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Tag: The Fast and the Furious (1-6 of 6)

Tyrese Gibson discusses Paul Walker's 'energy' -- VIDEO

Well, this is bittersweet.

The Fast and the Furious star Tyrese Gibson spoke about Paul Walker in his first interview since Walker’s death last month. He told The Arsenio Hall Show that the whole cast was struggling, but that remembering Walker’s positive attitude has helped them all.What gave me my smile again is really thinking about the fact I’ve never seen him cry, never seen him sad and his energy was always up so I’m like, ‘Why would I be crying and sad and messed up?”

Watch Gibson share his memories in our highlight video below: READ FULL STORY

Pop Culture Pet Peeve: The no-consequences car chase

I’m going to start off by saying that I love action flicks; my girlfriends and I giddily chat about the newest 2 Fast and 2 Furious Drift x 5 (that’s the official title, right?) trailer, I scrambled to sign up for the Action in Cinema class in college before it got filled up with those boys who think that Die Hard is a classic right up there with Citizen Kane (OK, I kind of agree with them), and I often do work while casually watching 300 in the background. Done right, the action film offers up the perfect amount of drama, one-liners, tension, and, of course, adrenaline-pumping action.

That being said, there’s one thing that irks me the most about this wonderful genre: The car chase. Look, I’m not daft, I know that there’s a 99.9 percent chance that there will be a car chase through a busy street at some point in an action film, but after seeing it done over and over again, it’s lost the nail-biting edge that it used to have. When it came out in 1968, Peter Yates’ Bullitt freaked everyone out with its windy car chase through the streets of San Francisco. But now? The audience knows what’s going to happen: The police think that our hero is a bad, bad man. They will proceed to chase him through some busy street. There will be close calls, but the hero will outsmart them because the film must go on!

But in real life, a car chase through a busy downtown area is next to impossible. A Los Angeles highway late at night? Sure. I remember when I first moved to L.A. from New York, I was amazed that there were actual car chases on the news several times a week. They always got caught, but for a few minutes, perhaps even an hour, some schmuck would do 100 down the empty 110 at midnight hoping to get away. That is believable. Going record speeds and managing to escape the po-po in New York, London, or even downtown L.A.? Nope. Not happening. Have you seen what happens during rush hour? It’s hard enough for me to squeeze onto the subway let alone pass my car through nonexistent openings in lanes. It would also take about five seconds for a cab driver to crash into you.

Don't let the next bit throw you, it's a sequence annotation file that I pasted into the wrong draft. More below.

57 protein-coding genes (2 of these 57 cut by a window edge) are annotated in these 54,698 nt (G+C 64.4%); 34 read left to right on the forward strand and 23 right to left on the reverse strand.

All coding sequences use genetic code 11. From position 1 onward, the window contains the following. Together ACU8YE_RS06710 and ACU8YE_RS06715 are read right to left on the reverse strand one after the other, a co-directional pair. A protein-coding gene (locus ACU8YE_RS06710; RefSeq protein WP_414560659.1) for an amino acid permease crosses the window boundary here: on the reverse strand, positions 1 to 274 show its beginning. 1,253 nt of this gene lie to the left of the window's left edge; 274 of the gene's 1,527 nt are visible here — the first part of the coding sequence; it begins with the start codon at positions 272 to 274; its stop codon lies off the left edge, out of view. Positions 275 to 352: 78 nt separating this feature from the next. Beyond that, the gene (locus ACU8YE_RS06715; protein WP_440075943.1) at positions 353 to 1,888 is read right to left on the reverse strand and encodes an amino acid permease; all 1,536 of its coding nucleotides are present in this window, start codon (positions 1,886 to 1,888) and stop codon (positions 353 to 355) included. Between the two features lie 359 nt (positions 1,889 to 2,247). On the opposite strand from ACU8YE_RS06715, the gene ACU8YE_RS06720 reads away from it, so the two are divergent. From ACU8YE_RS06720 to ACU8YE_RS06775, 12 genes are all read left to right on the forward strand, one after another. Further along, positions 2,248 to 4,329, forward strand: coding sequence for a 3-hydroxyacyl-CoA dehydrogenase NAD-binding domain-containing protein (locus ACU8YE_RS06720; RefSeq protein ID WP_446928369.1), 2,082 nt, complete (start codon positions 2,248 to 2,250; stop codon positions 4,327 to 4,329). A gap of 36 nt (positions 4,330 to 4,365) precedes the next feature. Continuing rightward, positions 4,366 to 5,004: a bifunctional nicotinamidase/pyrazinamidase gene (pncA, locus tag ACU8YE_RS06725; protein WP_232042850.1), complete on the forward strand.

READ FULL STORY

'Los Bandoleros': Why you need to watch the 'Fast and Furious' film you (probably) haven't seen

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The Fast and Furious franchise can, at times, be confusing. The first movie, The Fast and the Furious, centers around Dominic Toretto and his family of fast-driving, big-hearted criminals. 2 Fast 2 Furious puts Dom completely out of the picture and follows good-cop-gone-bad-gone-good-again Brian O’Conner down to Miami, where he meets up with an old friend and has absolutely no interaction with anyone from the first film — except for one of his cop bosses. The Fast and the Furious: Tokyo Drift then pulls fans even farther away from the people they’ve come to know and love. So when the fourth film in the franchise, Fast and Furious, decided to reunite the original crew and pull together the plots and characters from all three films, Vin Diesel knew he had some explaining to do.

His solution? A short film set after 2 Fast 2 Furious but before Tokyo Drift (much like the next three films would be) to tie up loose ends. And that’s just what Diesel did when he wrote and directed the 20-minute film Los Bandoleros. Available on YouTube and as an extra on the Blu-ray and special edition DVDs of Fast and Furious, this short film has now become an integral part of the franchise. Fans can even see clips from it in the opening credits sequence for Furious 6. And here’s why it deserves 20 minutes of your time: READ FULL STORY

'Fast & Furious 6': That ending! THAT ENDING! (SPOILERS)

Fast-Six

So you’ve just finished watching Fast & Furious 6. You’ve seen planes and tanks and flipcars and Paul Walker’s alternate-universe girl-clone and one of the greatest headbutts in the history of human heads. You think it’s all over. The credits roll…and then they stop rolling. WARNING: SPOILERS AHEAD. READ FULL STORY

'Fast & Furious': 10 take-aways after an all-day franchise marathon

In anticipation of Fast & Furious 6, I sat down one glorious Sunday afternoon to marathon the entire series. With a bottle of wine (okay, two), I made my way through The Fast and the Furious, 2 Fast 2 Furious, The Fast and the Furious: Tokyo Drift, Fast & Furious, and Fast Five from approximately 1 p.m. to 1 a.m. (I took a few breaks). Here is where my head was at after nearly 10 hours of muscles, cars, and muscle cars. READ FULL STORY

Cars and the women who love them: Random hot girls in the 'Fast & Furious' films

The Fast & Furious sextet features many kickass babes — including Michelle Rodriguez, Jordana Brewster, Gal Gadot, Eva Mendes, Gina Carano, and Mrs. Chris Hemsworth. But it also has a lot of women who just love hanging around cars — in the least amount of clothing possible. Here are our favorites from the first five films — and what we believe they are thinking. READ FULL STORY

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